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Through the pride festival, Shenandoah Valley Pride Alliance hopes to spread a message of unity.

As Main Street fills with colorful decorations, banners and stage sets, people from all over Shenandoah Valley will gather Saturday in Court Square, the heart of downtown Harrisonburg, to promote a day of positivity and inclusive celebration. Music, laughter and lively hosts will be heard throughout the city as the annual Shenandoah Valley Pride Festival begins.

The Shenandoah Valley Pride Alliance will host the festival from 2-8 p.m. Run exclusively through donations and sponsorships from local businesses and organizations, it’ll feature drag queen entertainers, local food vendors and special guests such as Virginia state delegate Mark Levine. Rob Johnson, the president of the SVPA, works alongside its board of directors to bring the most success to the pride festival.

“We want to send a message of unity,” Johnson said. “We are a part of this community, and through the festival, bring many communities together. There is a lot of fun, love and caring. I think one of the main reasons why it’s so successful is the location we have it at, right in the middle of downtown.”

When the festival first began, it was met with resistance from surrounding churches and community members. However, over the past two years, more churches have opened up to attending Pride while less protestors walk the square. Johnson chooses not to reciprocate the disrespect protestors show and aims to explain their similar lifestyles.

“It is actually a family-friendly, wholesome event,” Johnson said. “Same-sex couples are the same as you and me. We put our pants on one leg at a time, we pay our taxes the same ... we do everything the same as you.”

Drag king Jay Love will attend the festival for the second year. Feeling comfortable in his own skin, Love enjoys the atmosphere of an event where everyone can be themselves. In addition to the communal happiness spread in celebration, Love and others get to know a new group of diverse people each year.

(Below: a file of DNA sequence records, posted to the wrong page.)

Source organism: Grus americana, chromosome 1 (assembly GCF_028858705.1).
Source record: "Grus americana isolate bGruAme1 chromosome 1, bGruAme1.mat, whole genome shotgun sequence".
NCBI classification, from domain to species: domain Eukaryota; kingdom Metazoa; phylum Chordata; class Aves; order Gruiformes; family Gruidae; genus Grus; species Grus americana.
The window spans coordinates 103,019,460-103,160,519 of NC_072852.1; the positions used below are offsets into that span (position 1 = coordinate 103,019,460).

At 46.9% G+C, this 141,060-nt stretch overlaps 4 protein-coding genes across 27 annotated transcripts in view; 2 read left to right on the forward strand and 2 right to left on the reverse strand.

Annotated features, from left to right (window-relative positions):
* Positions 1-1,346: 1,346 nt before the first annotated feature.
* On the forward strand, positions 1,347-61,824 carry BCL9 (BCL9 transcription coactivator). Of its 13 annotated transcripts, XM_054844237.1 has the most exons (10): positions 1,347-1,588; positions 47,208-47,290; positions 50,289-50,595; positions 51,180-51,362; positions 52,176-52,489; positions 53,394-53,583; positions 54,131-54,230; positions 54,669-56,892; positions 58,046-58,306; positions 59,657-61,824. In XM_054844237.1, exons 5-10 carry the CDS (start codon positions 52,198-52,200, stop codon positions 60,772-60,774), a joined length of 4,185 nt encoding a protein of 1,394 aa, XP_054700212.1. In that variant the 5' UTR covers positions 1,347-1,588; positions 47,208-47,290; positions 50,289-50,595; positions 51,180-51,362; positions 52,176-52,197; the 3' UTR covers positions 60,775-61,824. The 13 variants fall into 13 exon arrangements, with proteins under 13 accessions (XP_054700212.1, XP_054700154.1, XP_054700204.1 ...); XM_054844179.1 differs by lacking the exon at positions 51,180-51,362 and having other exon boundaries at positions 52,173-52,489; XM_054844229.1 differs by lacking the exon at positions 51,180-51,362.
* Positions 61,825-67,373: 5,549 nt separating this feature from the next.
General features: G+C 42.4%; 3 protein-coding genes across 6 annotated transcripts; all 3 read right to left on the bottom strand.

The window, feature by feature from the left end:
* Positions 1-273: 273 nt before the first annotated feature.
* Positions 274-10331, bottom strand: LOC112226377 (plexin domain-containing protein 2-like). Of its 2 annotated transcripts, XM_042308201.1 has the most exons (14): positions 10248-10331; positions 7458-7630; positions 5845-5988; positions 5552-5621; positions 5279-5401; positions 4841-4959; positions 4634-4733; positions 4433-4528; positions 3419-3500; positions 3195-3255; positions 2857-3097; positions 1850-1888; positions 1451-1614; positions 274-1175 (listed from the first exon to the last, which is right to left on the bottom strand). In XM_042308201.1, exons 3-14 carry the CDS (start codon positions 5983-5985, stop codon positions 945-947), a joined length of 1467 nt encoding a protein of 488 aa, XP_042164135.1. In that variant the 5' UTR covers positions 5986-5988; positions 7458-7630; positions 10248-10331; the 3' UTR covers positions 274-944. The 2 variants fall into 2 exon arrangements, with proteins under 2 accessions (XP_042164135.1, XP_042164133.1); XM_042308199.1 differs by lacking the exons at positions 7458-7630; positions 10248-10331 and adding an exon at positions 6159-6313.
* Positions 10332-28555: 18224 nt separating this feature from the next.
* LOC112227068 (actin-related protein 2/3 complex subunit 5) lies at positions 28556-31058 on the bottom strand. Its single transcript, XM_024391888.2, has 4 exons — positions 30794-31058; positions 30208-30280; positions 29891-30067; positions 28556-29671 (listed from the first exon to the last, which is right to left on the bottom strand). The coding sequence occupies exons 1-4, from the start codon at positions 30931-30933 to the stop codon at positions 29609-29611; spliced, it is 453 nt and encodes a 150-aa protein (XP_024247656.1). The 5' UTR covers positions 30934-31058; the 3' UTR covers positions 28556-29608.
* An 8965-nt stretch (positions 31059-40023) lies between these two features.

“Never be afraid to be yourself and don’t let people judge you based off looks,” Love said. “Be confident in who you are and just rock it.”

Audience members at the pride festival can expect hilarious entertainment from local drag queens. For the second year in a row, Ginger Minj will be headlining the festival. Known as “The Comedy Queen of The South,” she’s spent most of her life captivating audiences with her humor and performances.

“I’ve done pride festivals all over the country,” Minj said. “But there’s such a sense of love and community within Shenandoah Valley. For that particular festival, it just felt like home. I genuinely remember at least 75 to 100 one-on-one personal interactions because it is smaller and more intimate. When you’re in a huge festival or a big show, you tend to get lost in the shuffle.”

A well-rounded entertainer, Minj was a finalist on season seven of “Rupaul’s Drag Race,” and a contestant on season two of “Rupaul’s Drag Race All Stars.” She’ll also be releasing her second studio album later this year and acting in the upcoming film “Dumplin’,” based on the New York Times’ Best Selling book. In 2013, Minj won “Miss Gay United States at Large” in Harrisonburg, Virginia, which led her to make connections within the community and prompting her to return for the festival.

“I think that Pride is so important in any community,” Minj said. “Especially now that politically we are so divided as a country, and I think it’s the one time where you can kind of put all of the nonsense aside. Everybody can just come together and find common ground and just be happy and celebrate.”

The festival will provide a free and safe space for people to show who they are. Where self-expression is honored and praised, the Pride festival will aim to define the iconic and progressive movement throughout the Shenandoah Valley.

“It doesn’t matter what you’re celebrating and it doesn’t matter what makes you happy,” Minj said. “It’s that you come together and support everybody in your community. Because I don’t make up the community myself, you don't make up the community yourself. It takes everybody to make one big beautiful melting pot and to appreciate that.” 

Contact Traci Rasdorf at For more on the culture, arts and lifestyle of the JMU and Harrisonburg communities, follow the culture desk on Twitter @Breeze_Culture.    

Traci Rasdorf is a Culture Editor at The Breeze from Alexandria, Virginia. She’s a junior media arts and design major with a concentration in Journalism and a minor in Writing, Rhetoric and Technical Communication.